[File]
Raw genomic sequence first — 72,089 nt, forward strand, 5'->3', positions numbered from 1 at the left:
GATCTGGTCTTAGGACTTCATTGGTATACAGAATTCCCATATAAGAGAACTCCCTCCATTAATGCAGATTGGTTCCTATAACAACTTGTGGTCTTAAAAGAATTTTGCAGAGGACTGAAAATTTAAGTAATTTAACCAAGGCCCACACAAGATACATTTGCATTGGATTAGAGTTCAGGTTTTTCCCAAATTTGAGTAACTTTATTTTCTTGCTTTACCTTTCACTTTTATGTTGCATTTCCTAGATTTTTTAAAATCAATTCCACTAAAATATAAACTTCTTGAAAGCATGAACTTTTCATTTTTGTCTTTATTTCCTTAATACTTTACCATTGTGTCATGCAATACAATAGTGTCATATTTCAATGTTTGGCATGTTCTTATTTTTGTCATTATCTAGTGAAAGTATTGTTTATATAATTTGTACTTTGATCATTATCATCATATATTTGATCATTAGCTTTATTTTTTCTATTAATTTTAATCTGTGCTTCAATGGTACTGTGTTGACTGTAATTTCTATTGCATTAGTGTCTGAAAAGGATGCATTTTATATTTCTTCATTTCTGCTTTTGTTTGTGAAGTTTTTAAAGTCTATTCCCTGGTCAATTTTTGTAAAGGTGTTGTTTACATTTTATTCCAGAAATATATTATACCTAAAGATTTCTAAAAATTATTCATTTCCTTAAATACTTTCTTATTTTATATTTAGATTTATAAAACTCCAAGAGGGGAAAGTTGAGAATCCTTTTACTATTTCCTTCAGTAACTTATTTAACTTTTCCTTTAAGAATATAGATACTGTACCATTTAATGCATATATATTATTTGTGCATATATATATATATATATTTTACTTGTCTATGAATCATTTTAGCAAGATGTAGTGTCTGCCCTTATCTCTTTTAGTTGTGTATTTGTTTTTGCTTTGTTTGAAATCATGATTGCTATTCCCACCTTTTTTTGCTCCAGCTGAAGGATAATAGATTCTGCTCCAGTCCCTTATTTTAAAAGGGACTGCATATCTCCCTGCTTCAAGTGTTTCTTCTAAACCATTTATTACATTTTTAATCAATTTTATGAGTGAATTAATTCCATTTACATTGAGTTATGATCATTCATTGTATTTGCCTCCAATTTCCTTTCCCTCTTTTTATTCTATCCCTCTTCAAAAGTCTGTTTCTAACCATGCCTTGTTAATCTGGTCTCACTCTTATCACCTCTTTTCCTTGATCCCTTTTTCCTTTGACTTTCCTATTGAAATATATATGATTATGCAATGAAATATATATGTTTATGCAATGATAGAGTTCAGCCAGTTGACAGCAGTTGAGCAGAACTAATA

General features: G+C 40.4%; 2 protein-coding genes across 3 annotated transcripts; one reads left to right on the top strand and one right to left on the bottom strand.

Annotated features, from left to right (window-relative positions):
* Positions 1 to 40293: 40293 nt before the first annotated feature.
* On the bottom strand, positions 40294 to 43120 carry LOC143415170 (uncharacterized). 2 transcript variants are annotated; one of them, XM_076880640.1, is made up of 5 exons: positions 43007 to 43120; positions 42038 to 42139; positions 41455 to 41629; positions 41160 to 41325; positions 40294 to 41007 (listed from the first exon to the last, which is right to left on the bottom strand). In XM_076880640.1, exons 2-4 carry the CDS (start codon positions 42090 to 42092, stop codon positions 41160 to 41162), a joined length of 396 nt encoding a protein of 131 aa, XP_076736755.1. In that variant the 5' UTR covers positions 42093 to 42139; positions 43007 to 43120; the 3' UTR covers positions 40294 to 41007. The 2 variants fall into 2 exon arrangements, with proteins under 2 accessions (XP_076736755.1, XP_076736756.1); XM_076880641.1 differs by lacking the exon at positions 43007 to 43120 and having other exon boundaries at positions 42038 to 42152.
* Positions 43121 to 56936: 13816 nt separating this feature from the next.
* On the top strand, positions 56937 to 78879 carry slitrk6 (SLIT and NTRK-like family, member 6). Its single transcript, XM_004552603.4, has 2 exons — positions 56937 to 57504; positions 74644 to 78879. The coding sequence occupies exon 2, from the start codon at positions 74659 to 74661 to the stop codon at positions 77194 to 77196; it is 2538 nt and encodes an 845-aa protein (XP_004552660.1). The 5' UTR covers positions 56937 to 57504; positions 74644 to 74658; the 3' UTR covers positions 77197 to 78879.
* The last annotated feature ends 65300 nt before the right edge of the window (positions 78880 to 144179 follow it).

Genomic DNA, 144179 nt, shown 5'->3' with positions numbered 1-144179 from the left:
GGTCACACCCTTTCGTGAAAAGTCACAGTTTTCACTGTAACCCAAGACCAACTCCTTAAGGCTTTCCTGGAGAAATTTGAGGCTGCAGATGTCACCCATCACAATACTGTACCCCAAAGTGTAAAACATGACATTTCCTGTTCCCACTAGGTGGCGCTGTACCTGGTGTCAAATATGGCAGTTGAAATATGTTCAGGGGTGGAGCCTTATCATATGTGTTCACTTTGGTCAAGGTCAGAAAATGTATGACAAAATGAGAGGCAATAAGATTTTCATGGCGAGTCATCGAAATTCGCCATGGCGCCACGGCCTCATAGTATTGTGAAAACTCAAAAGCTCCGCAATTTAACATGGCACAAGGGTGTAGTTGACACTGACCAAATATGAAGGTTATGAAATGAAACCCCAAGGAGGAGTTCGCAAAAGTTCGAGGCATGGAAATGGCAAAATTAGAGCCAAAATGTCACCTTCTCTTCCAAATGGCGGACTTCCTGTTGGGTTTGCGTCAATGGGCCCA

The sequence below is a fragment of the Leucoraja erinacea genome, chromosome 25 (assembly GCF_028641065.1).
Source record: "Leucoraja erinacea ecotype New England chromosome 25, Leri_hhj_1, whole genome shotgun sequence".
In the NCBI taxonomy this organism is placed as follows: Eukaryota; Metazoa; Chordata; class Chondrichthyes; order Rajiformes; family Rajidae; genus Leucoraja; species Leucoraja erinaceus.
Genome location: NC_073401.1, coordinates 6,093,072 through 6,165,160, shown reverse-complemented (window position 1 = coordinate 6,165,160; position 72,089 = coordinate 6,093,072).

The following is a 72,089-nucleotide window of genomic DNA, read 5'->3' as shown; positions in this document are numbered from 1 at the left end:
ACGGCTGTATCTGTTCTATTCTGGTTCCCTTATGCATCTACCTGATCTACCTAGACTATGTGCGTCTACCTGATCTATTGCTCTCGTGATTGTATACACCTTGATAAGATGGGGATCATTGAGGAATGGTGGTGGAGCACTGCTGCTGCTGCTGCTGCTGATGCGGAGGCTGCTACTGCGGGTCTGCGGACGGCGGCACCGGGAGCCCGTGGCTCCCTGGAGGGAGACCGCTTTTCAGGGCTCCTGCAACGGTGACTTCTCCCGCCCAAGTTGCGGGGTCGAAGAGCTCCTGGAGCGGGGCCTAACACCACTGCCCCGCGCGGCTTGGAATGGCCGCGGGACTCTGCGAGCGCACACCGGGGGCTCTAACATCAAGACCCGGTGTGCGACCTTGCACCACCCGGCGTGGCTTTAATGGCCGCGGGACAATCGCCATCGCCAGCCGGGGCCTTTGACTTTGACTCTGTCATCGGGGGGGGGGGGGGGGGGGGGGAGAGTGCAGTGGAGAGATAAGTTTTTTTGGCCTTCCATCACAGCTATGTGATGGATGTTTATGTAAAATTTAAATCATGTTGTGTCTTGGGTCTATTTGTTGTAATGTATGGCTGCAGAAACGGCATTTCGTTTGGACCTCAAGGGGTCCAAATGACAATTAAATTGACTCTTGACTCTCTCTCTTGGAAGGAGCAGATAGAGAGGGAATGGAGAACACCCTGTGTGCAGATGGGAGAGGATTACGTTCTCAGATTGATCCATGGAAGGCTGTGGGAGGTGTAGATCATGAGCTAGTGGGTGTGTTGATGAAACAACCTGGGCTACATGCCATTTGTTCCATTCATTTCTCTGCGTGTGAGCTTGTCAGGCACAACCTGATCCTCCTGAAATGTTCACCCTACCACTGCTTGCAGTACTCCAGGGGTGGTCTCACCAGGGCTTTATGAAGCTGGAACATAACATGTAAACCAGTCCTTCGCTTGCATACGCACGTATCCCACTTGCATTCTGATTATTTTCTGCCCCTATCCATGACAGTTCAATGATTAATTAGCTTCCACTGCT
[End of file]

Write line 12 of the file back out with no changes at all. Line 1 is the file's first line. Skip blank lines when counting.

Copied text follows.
The sequence below is a fragment of the Leucoraja erinacea genome, chromosome 25 (assembly GCF_028641065.1).